Lew Wallace's nineteenth century novel, Ben-Hur: A Tale of the Christ, inspired two silent movies in the early decades of the twentieth century and the magnificent 1959 film starring Charlton Heston in the lead role. Almost everyone agrees that Heston was born to play the part, and who can forget the drama and excitement of the chariot race with which the movie comes to its climax? Roma Downey and Mark Burnett have produced a new instantiation of the story, a streamlined version of the 1959 film. Like its predecessor, this one features a charismatic actor (Jack Huston) as Ben-Hur, plenty of visual grandeur, and yes, a stunning chariot race, depicted this time with the most up to date camera technology and CGI virtuosity. But what principally differentiates it from the Heston Ben-Hur is its greater stress on the strange power of Christ to bring about forgiveness—an emphasis, I must say, much needed in the cultural context of the present moment.
I suppose that most of us know the basic story rather well. Judah Ben-Hur is a Jewish nobleman living with his aristocratic family in an elegant home in Roman-occupied Jerusalem at the time of Christ. Messala is a young Roman whom the family adopted and who has become, effectively, a brother to Judah. In the recent version, Messala pursues a career as a Roman soldier, fighting in some of the most distant outposts of the empire. Upon his return, he reunites with his family, but when it appears that they have been harboring a Zealot opponent of the empire, he turns on them brutally, sending most to prison and sentencing Judah to the hellish life of a Roman galley slave. During five excruciating years chained to oars in imperial ships, Judah cultivates an exquisite hatred for Messala and a passionate desire for revenge. In the wake of a terrible sea-battle, Judah escapes from his chains and he drifts ashore, only to be found by Sheik Ilderim (Morgan Freeman), a wealthy merchant who moonlights as a sponsor of a fine team of chariot horses. After training the former galley slave in the fine art of chariot racing, the Sheik sets Judah up for a confrontation with Messala in the Jerusalem arena.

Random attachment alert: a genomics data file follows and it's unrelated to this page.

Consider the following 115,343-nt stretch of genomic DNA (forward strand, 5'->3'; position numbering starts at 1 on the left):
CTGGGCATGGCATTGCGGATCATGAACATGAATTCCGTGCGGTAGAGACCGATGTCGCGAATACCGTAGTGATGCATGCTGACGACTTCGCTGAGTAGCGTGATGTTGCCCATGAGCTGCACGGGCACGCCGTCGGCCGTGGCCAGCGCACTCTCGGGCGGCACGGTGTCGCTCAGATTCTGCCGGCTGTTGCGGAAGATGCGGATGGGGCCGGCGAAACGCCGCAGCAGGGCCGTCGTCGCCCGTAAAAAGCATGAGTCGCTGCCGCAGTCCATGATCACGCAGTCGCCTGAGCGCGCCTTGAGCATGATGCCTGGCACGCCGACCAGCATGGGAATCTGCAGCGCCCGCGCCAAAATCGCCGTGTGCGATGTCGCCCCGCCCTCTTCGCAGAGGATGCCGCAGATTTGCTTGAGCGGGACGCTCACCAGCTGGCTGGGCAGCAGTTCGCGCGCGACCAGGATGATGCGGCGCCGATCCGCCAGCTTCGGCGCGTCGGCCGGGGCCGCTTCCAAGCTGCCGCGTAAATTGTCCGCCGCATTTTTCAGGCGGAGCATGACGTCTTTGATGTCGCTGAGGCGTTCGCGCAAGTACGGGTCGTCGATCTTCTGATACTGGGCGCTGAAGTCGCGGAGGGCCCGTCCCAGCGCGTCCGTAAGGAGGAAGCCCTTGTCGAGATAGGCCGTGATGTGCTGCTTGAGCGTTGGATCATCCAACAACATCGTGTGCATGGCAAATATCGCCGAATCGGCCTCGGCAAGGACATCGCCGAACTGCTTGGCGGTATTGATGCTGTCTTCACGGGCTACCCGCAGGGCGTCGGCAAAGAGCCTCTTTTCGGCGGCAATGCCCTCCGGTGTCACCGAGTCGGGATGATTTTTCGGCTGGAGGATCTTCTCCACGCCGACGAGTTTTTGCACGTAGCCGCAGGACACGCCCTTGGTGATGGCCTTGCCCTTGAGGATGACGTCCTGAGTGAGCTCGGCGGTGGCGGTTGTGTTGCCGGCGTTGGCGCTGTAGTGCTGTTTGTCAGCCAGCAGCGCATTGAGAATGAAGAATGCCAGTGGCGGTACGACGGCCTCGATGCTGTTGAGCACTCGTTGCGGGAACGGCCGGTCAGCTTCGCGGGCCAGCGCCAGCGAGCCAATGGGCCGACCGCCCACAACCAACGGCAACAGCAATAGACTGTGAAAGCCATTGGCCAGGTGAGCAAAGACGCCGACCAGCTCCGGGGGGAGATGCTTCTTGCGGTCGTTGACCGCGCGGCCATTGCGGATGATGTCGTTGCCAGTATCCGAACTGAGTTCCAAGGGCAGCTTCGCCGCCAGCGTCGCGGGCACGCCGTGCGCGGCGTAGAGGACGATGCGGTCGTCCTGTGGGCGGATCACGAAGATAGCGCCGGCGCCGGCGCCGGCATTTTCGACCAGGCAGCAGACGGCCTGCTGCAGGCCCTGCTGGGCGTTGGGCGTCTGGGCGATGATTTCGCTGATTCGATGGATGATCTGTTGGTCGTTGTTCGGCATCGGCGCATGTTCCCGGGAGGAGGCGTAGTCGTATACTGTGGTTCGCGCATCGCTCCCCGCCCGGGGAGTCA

It is precisely at this climactic point that the major differences between the new film and the Heston version emerge. In both films, of course, Judah manages, after a titanic struggle, to defeat Messala, and in both films, Messala endures a terrible injury. But whereas in the earlier incarnation, the Roman dies, having breathed his last words in anger and frustration, in this film, Judah forgives his brother, and the two embrace once again. Moreover, Messala survives his injuries, and the final scene shows the erstwhile mortal enemies riding together in friendship.
Now what made this reconciliation possible? How is it even imaginable that someone who had been so cruelly mistreated could become friends again with the man who had abused him? If the history of human conflict teaches us anything it is that the lex talionis (eye for an eye and tooth for a tooth), the measured answering of pain with a comparable pain, is actually the best that we can expect. In the normal course of affairs, injustice and violence are, in fact, met with a disproportionately greater injustice and violence. To see these dynamics at work, all you have to do is read the paper or watch the news any day of the week.
So how could the reconciliation of Judah and Messala be anything but sentimentalizing and wish-fulfilling fantasy? It is imperative at this point that we recall that all of the Ben-Hur films are grounded in a book whose subtitle is "A Tale of the Christ." Even though he is on film for only a few brief scenes, Jesus is indeed the key to the entire drama. Having met Jesus in a fleeting way prior to his exile and enslavement, Judah, upon his return to Jerusalem, is drawn to the site of the crucifixion. He stares up at the crucified Christ who speaks a word of forgiveness even as he is tortured to death. With that Judah grasps something in his heart and releases a stone (evocative of his revenge) which he had been clenching in his hand. He comprehends what stands at the very center of Christianity, namely, the terrible act by which God took upon himself the cruelty, violence, injustice, hatred, and stupidity of the world and, after a bitter struggle, swallowed them up in the ever greater divine mercy. He understood God's forgiveness of the sins of all of humanity, and he thereby found the grace to become a vehicle of forgiveness to someone who had harmed him so awfully: "Forgive us our trespasses as we forgive those who trespass against us."
From a purely human standpoint, this sort of forgiveness is impossible; but with God all things are possible. To tell a tale of Christ is to tell a tale of grace. This, I believe, is what Roma Downey and Mark Burnett, who have emerged as two of the more effective evangelists in the world today, wanted us to see in this updated Ben-Hur.